HC Deb 17 March 1998 vol 308 cc1088-9
9. Mr. Clappison

What representations he has received about the payment of tuition fees for four years by English students attending Scottish universities. [33163]

Mr. Wilson

I have had representations from student organisations, university bodies, Members of Parliament and others.

Mr. Clappison

Is the Minister aware that, although applications to United Kingdom universities are down overall, applications by English students to Scottish universities are down even more? How can this Government defend a policy that disadvantages students from England, Wales and Northern Ireland, as compared with, say, students from Greece, Spain and Portugal?

Mr. Wilson

The Scottish higher education system welcomes and will continue to welcome many students from other parts of the UK. In fact, the number by which applications to Scottish universities have decreased is less than the number by which admissions increased last year, and the reduction in applications from Scottish students is slightly greater than the reduction in applications from English students to Scottish universities.

Mr. Connarty

Does my hon. Friend agree that English local education authorities could, in fact, give the same confidence to four-year courses in Scotland by funding that extra year for their students? I wonder whether the Minister has looked at the problems that will be faced by part-time students and mature students, and what plans does he have to deal with their financial problems in the coming years?

Mr. Wilson

My hon. Friend makes the important point that there is a great deal of mythology about free education. Many students in our universities and further education colleges already pay for courses. I am certainly interested in addressing the problems of part-time students in particular. My hon. Friend is also right to say that it is a matter for the funding bodies to decide. I have decided that, where a four-year course is the norm for Scottish students attending Scottish universities, we will take up that extra year. I fully understand the position of the other United Kingdom Departments which might have made a different decision. Every student who decides to opt for a Scottish four-year course knows the length of the course and the extra cost involved.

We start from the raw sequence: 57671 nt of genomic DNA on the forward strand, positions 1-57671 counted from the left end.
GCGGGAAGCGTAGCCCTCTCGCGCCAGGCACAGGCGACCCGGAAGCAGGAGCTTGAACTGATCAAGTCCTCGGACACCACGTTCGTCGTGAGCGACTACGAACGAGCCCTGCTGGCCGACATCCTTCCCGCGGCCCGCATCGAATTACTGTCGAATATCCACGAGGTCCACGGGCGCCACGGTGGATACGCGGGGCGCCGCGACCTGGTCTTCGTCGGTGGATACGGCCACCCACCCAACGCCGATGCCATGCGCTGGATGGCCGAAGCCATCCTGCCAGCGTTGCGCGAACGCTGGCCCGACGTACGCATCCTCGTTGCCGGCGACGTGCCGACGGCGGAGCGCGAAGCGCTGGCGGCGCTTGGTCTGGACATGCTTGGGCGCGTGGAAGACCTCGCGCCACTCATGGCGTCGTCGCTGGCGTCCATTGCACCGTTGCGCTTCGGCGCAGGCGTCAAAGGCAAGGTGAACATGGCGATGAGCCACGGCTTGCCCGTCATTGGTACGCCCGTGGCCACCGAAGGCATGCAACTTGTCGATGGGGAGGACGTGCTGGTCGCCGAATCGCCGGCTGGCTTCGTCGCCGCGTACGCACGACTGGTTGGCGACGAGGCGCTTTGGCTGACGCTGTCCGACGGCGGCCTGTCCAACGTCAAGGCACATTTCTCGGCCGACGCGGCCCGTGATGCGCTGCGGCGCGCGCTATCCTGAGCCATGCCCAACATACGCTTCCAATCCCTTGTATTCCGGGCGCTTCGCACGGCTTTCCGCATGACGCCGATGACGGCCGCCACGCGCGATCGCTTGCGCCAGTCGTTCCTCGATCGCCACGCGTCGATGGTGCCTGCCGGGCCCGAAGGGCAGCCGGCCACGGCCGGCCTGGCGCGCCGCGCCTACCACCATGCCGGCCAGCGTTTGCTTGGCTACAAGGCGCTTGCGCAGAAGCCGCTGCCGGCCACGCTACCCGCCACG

Mr. Welsh

Is the Minister aware that applications from England and Wales to Dundee university are down by 12 per cent. this year, and that the latest Universities and Colleges Admissions Service figures show an even more dramatic 23 per cent. fall in applications from Northern Ireland? If the Government claim that their policies have no effect on student numbers, how does the Minister explain those figures?

Mr. Wilson

Dundee is very much the exception to the rule; perhaps its reputation has suffered from the fact that I went there. The normal trend in Scottish universities is much better than that. I ask the hon. Gentleman to explain why, for instance, the number of applications to Paisley university, whose students are, largely, less well off, has increased by 8 per cent. There is nip and tuck in this, but on the whole, there is no evidence of a reduction in the level of applications from eligible students to Scottish universities.

Mr. Beggs

Does the Minister accept that all students who attend Scottish universities, irrespective of whether they are from England, Scotland, Wales or Northern Ireland, should be there on the same terms? Will he undertake to discuss with his ministerial colleagues in England, Wales and Northern Ireland how they can give the same preferential treatment to students attending Scottish universities as he has offered and afforded to Scottish students?

Mr. Wilson

We have had those discussions. The point is that the school qualification system in Scotland is geared to the higher education system in Scotland. As soon as one tries to match the school qualification system in other parts of the United Kingdom with the four-year degree course in Scotland, these difficulties and anomalies arise. I am conscious of the fact that a problem would arise as soon as my colleagues in the rest of the United Kingdom addressed this anomaly, which is a relatively small one in their terms, because even bigger anomalies would be created. The basic problem is the mismatch between school qualifications and higher education degree courses.